The Moog hails from Budapest, and there’s really no mistaking it. In a manner quintessentially Hungarian, the indie pop quintet encapsulates their hometown’s dichotomy of old and new, hard and soft, dark and light. Just as the resplendent beauty of Buda provides a refreshing contrast to the bustling vitality of Pest, the band’s rock, new wave and dark wave influences offset modern indie-pop sensibilities to create a sound at once familiar and altogether new. Continue reading →
A sea of purple descends upon City Hall for an epic live concert tribute
Los Angeles City Hall was awash in shades of purple the evening of May 6 when the city held a Memorial Tribute to Prince Rogers Nelson honoring the iconic artist’s legacy in music and philanthropy.
Thousands of fans wearing Prince’s signature color descended upon the grassy lawn in front of the City Hall steps to celebrate the artist, who died on April 21 at his Paisley Park estate in Minnesota. Continue reading →
Composers of today’s hottest TV shows lead a full L.A. orchestra and choir in an unprecedented Television Academy celebration
by Linda A. Rapka
Today’s hottest TV music came to life at Royce Hall May 21 with the Score! concert, presented by the Television Academy in its first live showcase of television music as performed by a full orchestra and choir led by the composers themselves.
The unprecedented musical event boasted an orchestra of more than 70 of Los Angeles’s top musicians, contracted by David Low and featuring many of the same musicians who originally recorded the scores. Sharing the stage was the 40-voice LA Chorus directed by Steve Lively, and conducting the performances of today’s iconic television themes were the very composers who wrote them.
The Academy of Motion Picture Arts and Sciences presented the first live concert of the year’s Oscar-nominated music at UCLA’s Royce Hall Feb. 27, three days before the 86th Annual Academy Awards.
Alternating between performances of the year’s nominees for best original score and best original song, the historic concert featured the 80-piece Academy Symphony Orchestra comprising some of Los Angeles’s finest studio musicians.
Varèse Sarabande executive producer Robert Townson on stage with Maestro Steven Allen Fox, the orchestra, the evening’s featured performer vocalists, and flute soloist Sara Andon. (Photo by Linda A. Rapka)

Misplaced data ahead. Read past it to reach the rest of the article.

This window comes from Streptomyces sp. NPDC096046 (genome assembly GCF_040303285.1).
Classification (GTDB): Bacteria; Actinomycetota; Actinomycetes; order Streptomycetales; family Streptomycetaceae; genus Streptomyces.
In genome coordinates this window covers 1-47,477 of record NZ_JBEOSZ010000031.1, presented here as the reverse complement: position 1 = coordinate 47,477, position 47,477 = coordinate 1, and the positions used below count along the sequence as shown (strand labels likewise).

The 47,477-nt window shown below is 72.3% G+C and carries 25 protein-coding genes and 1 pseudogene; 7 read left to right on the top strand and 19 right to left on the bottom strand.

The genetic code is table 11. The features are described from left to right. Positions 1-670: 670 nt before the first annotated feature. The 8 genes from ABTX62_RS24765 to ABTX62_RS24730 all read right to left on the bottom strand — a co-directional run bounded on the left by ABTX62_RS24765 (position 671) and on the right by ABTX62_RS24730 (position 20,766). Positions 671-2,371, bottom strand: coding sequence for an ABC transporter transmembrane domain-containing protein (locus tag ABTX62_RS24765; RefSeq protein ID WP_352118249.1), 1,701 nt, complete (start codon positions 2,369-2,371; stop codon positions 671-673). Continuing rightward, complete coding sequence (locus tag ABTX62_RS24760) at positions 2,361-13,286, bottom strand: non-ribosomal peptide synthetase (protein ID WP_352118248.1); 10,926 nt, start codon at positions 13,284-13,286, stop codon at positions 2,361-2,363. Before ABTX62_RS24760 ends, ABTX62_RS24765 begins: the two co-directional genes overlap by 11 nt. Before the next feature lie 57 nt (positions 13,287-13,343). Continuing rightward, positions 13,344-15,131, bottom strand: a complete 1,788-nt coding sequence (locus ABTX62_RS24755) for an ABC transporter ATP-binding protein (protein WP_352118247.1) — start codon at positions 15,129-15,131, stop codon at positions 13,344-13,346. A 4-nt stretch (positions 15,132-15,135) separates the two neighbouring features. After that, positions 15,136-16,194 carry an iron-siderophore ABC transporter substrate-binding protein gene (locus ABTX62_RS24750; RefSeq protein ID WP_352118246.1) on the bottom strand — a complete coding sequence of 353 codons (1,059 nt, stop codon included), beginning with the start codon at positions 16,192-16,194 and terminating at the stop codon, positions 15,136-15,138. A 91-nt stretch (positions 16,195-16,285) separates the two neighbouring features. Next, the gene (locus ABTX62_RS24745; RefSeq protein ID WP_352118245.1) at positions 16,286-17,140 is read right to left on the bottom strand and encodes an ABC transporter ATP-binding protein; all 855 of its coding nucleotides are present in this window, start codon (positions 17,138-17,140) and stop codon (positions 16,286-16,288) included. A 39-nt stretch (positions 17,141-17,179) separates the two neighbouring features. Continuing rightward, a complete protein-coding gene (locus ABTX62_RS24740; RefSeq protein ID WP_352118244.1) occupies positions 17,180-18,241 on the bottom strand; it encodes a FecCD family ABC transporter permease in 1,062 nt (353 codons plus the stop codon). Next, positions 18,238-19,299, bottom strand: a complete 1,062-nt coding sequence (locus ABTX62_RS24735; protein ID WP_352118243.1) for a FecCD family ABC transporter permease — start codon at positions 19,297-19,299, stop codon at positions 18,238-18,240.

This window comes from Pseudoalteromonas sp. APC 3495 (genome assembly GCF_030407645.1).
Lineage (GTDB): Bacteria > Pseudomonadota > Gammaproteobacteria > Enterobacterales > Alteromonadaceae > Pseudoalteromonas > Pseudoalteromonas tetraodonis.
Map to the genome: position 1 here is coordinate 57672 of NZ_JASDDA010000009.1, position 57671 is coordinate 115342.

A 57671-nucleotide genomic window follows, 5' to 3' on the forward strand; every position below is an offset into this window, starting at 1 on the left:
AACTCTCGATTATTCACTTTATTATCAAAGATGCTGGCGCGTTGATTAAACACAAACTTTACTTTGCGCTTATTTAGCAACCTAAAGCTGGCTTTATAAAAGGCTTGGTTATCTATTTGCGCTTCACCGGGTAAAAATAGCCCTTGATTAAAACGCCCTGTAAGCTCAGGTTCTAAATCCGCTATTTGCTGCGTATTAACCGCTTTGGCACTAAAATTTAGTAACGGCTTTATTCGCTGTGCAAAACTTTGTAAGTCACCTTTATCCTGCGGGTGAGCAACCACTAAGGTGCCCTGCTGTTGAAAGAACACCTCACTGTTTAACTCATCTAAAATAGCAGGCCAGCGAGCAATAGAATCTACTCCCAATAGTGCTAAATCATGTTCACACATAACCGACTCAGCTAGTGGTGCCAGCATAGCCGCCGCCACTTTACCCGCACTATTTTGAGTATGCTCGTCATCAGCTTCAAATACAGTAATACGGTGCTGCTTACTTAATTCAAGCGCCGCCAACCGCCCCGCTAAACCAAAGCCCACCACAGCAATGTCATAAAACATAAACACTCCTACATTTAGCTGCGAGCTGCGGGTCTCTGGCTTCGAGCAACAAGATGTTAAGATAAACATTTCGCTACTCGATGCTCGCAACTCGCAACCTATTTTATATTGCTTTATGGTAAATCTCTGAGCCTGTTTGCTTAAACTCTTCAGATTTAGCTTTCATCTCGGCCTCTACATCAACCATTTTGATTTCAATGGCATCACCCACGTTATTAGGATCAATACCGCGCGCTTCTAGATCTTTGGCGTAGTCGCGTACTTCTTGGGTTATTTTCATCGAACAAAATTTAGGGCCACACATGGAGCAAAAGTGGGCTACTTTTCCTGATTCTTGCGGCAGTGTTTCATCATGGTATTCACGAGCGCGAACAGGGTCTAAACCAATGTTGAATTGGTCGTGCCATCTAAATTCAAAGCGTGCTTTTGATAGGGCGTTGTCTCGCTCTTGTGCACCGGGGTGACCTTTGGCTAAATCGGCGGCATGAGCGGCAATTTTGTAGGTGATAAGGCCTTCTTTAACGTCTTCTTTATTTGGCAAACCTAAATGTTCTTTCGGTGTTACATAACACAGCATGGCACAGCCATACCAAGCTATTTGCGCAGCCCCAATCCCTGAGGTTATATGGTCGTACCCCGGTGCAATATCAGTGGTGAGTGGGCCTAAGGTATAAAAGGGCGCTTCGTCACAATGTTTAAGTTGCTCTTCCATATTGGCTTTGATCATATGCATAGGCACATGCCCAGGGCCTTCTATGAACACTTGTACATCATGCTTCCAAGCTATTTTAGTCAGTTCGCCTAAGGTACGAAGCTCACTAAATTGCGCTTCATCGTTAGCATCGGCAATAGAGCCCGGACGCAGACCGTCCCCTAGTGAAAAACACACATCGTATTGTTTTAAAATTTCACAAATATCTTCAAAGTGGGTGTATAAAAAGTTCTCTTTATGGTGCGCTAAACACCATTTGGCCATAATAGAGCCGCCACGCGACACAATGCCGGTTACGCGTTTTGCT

Varèse Sarabande Records closed out its yearlong 35th anniversary celebration with the Golden State Pops Orchestra with a heartwarming holiday concert at the Warner Grand Theatre Dec. 21. Continue reading →
Nevermind they met in crochet class. Guttural blues rock duo Deap Vally emotes anything but tender things warm and fuzzy. Envisage Janis Joplin backed by a White Stripes/Zeppelin hybrid, and you begin to scratch at the tip of the voracious musical hybrid that is Lindsey Troy and Julie Edwards. Hot off a stint at Coachella the L.A. natives continue to make molten splashes both here at home and abroad. Keeping busy all over Europe, Deap Vally shares stages with the likes of Mumford & Sons and Iggy Pop, hobnobs with Robert Plant and recently rocked out on the BBC’s ever-popular Later… with Jools Holland. Their debut full-length, Sistrionix, opens with “End of the World” pairing alarm-inducing guitar tones with a pulsating beat that gloriously won’t relent. With this kind of intro, you immediately know what you’re getting into: a distortion-fueled journey of angst, frustration and fuck-all attitude of two very strong and independent women. Fending off sexism with precipitous kickdrum beats and addictive guitar riff, “Gonna Make My Own Money” sees Troy frothing. “You say marry a rich man … Daddy, don’t you understand?/I’m gonna make my own money/Gonna buy my own land.” On the driving “Baby I Call Hell,” they demand with purpose and power: “If you wanna serve me/Show me you deserve me … No you don’t get this if you don’t treat me well.” This brand of no-nonsense lyrics abounds on this record, as do Edward’s red-hot drumming and Troy’s delightfully cathartic vocal purging. “If our mothers only knew the trouble that we get into,” Troy delights on “Bad for My Body.” If the music is any indication, we can’t even begin to imagine.
It’s not every night you hear a beatboxing flutist, but with international instrumental guitar duo Strunz & Farah one can’t expect a typical concert experience. Acclaimed as much for their international virtuosity as for their dazzling eclectic live performances, Middle Eastern-flavored jazz/flamenco duo Costa Rican Jorge Strunz and Iranian Ardeshir Farah are credited for pioneering guitar-focused world music before the term even existed. The Grammy-nominated pair shares a prolific partnership spanning more than three decades, meeting in 1979 and learned of their shared ability to play mind-blowing instrumental guitar improvisations at lightning speed.Continue reading →